Amnesty report highlights severe restrictions on peaceful protest in Turkey

Amnesty International’s latest report, released on Tuesday, highlights escalating restrictions and punitive measures against peaceful protesters in Turkey, undermining the right to peaceful assembly.

Turkey was among 21 countries assessed for the state of protest rights. The report observed that in several countries, including Turkey, authorities often impose notification or permit requirements on public demonstrations. However, the distinction between notification and permission frequently blurs, effectively transforming notification requirements into de facto permit mandates.

In Turkey failure to notify authorities of a protest often results in the assembly being deemed unlawful, granting police the authority to disperse the gathering. Non-compliance with notification requirements is commonly cited to justify banning protests.

The report underscored that Turkish authorities frequently interfere with the location of protests, relying on laws that grant them broad discretion and impose disproportionate restrictions on the right to peaceful assembly. Authorities often prevent protests from occurring in places of symbolic importance to the demonstrators, using ambiguous justifications.

The report noted the frequent use of unnecessary and disproportionate force to disperse peaceful protests in Turkey. Post-protest, law enforcement officers often arbitrarily detain participants en masse.

Furthermore, authorities employ counterterrorism and organized crime legislation, as well as national security laws, to target protesters engaged in civil disobedience. The broad scope of laws governing the use of force by law enforcement exacerbates the risk of arbitrary and discriminatory abuse, particularly given the lack of specific training for officers tasked with overseeing and facilitating protests.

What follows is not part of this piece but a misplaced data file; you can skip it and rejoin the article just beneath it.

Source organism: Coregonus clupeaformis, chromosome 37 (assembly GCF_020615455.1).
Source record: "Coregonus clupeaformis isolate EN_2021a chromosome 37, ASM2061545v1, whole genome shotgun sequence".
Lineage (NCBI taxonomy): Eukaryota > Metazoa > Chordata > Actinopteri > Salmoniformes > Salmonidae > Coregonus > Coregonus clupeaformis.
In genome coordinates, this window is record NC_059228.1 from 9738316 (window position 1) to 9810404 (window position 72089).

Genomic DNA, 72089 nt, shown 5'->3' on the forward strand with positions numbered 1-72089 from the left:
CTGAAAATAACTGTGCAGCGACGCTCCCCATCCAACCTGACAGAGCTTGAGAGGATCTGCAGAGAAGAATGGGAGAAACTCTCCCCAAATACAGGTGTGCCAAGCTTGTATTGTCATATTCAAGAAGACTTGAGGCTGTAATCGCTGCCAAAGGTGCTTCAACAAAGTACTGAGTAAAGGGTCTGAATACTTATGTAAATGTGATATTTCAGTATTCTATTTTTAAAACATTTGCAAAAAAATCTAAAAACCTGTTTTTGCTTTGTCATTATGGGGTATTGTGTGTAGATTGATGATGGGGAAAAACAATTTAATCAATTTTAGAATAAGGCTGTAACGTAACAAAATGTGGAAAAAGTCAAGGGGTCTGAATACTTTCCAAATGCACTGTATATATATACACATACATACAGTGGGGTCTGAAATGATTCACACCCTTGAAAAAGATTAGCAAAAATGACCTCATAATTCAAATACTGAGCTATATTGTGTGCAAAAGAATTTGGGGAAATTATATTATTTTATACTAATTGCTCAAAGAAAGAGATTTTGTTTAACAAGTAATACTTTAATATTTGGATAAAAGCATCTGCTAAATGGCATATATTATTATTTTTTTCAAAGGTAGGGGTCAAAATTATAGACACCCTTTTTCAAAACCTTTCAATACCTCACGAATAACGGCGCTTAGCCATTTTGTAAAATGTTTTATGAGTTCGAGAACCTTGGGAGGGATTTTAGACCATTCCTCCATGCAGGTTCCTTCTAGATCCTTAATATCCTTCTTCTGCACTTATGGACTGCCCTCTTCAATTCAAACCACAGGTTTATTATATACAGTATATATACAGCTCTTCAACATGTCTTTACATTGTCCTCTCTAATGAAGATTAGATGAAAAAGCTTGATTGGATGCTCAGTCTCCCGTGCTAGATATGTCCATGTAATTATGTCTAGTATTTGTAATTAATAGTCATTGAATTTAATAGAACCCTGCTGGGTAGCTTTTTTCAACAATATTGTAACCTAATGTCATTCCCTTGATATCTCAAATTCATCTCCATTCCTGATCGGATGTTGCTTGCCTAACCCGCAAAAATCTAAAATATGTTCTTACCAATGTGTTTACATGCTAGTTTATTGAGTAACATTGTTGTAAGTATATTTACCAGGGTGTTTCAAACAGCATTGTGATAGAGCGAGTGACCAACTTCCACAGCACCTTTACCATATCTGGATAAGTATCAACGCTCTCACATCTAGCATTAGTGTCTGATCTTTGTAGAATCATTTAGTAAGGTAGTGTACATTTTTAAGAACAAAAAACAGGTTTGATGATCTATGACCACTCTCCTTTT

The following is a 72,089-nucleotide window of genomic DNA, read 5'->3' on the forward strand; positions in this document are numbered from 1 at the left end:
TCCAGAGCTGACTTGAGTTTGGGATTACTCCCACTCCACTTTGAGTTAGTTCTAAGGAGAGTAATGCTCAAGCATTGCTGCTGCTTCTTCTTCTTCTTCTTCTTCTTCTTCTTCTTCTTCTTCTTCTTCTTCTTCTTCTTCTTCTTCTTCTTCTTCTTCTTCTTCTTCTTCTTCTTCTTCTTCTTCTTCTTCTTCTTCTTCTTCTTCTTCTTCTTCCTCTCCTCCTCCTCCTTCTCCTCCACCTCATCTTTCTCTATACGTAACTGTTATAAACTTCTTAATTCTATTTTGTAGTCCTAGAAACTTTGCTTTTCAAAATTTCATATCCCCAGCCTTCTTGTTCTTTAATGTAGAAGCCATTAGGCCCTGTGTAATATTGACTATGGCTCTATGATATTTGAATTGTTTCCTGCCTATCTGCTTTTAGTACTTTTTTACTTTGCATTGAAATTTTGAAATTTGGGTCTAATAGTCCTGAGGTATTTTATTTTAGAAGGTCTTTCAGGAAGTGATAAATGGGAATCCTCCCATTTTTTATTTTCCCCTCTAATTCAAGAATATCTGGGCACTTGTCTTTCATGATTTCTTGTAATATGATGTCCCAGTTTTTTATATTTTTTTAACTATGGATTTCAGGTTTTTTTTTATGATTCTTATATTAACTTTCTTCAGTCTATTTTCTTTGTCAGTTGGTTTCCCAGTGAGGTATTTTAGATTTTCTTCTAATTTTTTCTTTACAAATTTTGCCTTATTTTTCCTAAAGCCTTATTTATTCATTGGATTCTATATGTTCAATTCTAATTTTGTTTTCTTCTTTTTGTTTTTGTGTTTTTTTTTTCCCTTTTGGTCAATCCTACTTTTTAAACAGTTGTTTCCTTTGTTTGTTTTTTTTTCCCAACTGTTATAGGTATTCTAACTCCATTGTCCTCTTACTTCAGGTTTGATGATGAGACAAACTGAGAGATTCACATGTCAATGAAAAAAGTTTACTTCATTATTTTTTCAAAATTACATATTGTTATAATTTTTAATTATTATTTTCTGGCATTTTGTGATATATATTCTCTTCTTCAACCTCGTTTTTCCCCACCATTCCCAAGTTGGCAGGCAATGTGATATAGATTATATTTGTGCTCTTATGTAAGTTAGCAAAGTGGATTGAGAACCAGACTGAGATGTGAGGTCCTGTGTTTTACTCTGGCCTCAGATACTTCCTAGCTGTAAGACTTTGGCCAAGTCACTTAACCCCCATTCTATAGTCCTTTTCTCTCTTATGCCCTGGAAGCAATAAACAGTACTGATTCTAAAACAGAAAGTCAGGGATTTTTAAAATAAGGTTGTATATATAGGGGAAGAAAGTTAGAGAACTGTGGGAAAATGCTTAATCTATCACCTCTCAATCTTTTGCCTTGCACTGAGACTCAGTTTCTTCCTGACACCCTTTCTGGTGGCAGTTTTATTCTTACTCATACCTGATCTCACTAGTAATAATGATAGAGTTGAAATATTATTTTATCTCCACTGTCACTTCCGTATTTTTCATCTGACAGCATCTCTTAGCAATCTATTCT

The report also highlighted discriminatory rhetoric by senior public officials that reinforces harmful gender stereotypes, institutional homophobia and transphobia. Authorities not only discriminate against LGBT individuals but also impose general bans on peaceful LGBT protests. In some instances, law enforcement has employed unnecessary and arbitrary force, amounting to torture and ill-treatment.

Homosexuality is not illegal in Turkey, but homophobia is widespread. While there are no official figures, Turkey has slid down the LGBT rights index published by the International Lesbian, Gay, Bisexual, Trans and Intersex Association (ILGA). Last year, it was ranked 47th out of the 49 countries ILGA lists in its Eurasia region.

The increase in hateful rhetoric against the LGBT community in Turkey coincided with Erdoğan’s electoral alliances in recent years with ultranationalist and ultraconservative political factions.

Despite regulations theoretically holding law enforcement accountable for misconduct, the report revealed a systemic issue: investigations into police misconduct require authorization from the highest local administrative authority in the officer’s jurisdiction. In practice, prosecutors frequently dismiss allegations brought by individuals, human rights defenders and civil society organizations, or administrative authorities fail to grant permission for investigations, resulting in a culture of impunity.

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